Uh Oh — Missouri Trash Fire Could Ignite World War II Atomic Waste

What a mess

Uh Oh — Missouri Trash Fire Could Ignite World War II Atomic Waste Uh Oh — Missouri Trash Fire Could Ignite World War II Atomic Waste
Near St. Louis, Missouri, there’s a landfill. And in this Bridgeton Landfill there’s nuclear waste dating back to the Manhattan Project, which produced America’s... Uh Oh — Missouri Trash Fire Could Ignite World War II Atomic Waste

Near St. Louis, Missouri, there’s a landfill. And in this Bridgeton Landfill there’s nuclear waste dating back to the Manhattan Project, which produced America’s very first atomic bombs during World War II.

Next to the Bridgeton Landfill is the West Lake landfill. This is a problem because the West Lake Landfill is on fire — and that long-burning underground fire is creeping closer to Bridgeton and its nuclear waste, which was illegally dumped there in 1973.

The possible consequences if the blaze meets the radioactive waste — they’re currently 1,000 feet apart — are … well, dire, according to the St. Louis Post-Dispatch.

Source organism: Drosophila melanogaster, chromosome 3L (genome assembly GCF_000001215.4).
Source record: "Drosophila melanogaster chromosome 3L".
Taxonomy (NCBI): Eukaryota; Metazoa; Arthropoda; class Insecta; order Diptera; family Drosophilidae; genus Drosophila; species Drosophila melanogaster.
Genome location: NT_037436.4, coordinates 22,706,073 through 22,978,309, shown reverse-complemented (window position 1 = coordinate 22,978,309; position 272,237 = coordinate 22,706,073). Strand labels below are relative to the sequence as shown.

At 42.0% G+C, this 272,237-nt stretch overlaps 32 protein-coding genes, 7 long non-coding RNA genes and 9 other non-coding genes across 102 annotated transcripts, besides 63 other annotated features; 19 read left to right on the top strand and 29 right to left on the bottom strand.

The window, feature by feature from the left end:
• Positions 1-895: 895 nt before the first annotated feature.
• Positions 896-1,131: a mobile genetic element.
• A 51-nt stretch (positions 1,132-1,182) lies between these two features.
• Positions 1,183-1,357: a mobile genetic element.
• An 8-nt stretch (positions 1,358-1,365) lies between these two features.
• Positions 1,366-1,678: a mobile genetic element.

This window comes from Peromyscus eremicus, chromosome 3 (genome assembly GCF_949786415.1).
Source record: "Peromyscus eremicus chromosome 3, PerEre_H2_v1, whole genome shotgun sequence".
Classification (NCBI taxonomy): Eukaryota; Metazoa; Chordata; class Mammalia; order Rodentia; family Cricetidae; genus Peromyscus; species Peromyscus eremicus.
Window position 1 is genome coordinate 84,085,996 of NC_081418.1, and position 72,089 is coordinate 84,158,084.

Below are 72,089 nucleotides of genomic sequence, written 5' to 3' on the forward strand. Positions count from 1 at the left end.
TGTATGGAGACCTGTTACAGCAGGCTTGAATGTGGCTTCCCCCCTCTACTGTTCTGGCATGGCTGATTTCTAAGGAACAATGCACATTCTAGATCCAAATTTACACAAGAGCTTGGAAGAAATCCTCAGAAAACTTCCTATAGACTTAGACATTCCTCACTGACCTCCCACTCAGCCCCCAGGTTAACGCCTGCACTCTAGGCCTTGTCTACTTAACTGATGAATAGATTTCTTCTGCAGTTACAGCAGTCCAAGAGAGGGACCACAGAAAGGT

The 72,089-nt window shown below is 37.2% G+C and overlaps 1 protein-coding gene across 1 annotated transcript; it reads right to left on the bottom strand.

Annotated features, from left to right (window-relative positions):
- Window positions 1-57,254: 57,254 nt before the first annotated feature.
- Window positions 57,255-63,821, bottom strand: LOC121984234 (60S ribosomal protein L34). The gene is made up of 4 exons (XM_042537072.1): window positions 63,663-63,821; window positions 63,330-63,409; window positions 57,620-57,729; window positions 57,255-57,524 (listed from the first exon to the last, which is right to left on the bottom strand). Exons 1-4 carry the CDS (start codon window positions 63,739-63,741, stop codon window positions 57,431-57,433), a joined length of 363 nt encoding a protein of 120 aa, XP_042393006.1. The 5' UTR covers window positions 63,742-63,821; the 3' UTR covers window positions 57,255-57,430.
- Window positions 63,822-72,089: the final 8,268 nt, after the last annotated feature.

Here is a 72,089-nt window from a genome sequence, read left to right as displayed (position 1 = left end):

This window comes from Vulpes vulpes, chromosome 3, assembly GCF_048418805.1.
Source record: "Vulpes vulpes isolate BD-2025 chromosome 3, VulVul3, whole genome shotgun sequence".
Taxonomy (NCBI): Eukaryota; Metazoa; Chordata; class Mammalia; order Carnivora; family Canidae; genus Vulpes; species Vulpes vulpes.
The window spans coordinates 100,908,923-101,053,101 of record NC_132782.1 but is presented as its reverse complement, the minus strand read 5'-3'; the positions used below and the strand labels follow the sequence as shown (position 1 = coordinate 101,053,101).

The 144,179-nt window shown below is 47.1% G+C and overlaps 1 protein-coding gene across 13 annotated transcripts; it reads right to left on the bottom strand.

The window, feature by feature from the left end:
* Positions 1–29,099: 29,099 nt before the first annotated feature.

Government officials have quietly adopted an emergency plan in case the smoldering embers ever reach the waste, a potentially “catastrophic event” that could send up a plume of radioactive smoke over a densely populated area near the city’s main airport.

 

Although the fire at Bridgeton Landfill has been burning since at least 2010, the plan for a worst-case scenario was developed only a year ago and never publicized until this week, when St. Louis radio station KMOX first obtained a copy.

The emergency plan involves building so-called “interceptor wells” that vent heat and “maintain a kind of thermal quarantine line between the fire and the nuclear waste,” according to design Website BLDGBLOG.

“However, the fire already appears to have circumvented these buffers,” the blog notes.

For example, some safety reports from the site have allegedly “found radiological contamination in trees outside the landfill’s perimeter,” implying that the nuclear waste has already, in at least some capacity, entered the biosphere, and “another showed evidence that the fire has moved past two rows of interceptor wells and closer to the nuclear waste.”

  • 100% ad free experience
  • Get our best stories sent to your inbox every day
  • Membership to private Facebook group
Show your support for continued hard hitting content.
Priced at $19.99 per year, the first 200 people to sign up will receive a free War is Boring T-Shirt.
Become a War is Boring subscriber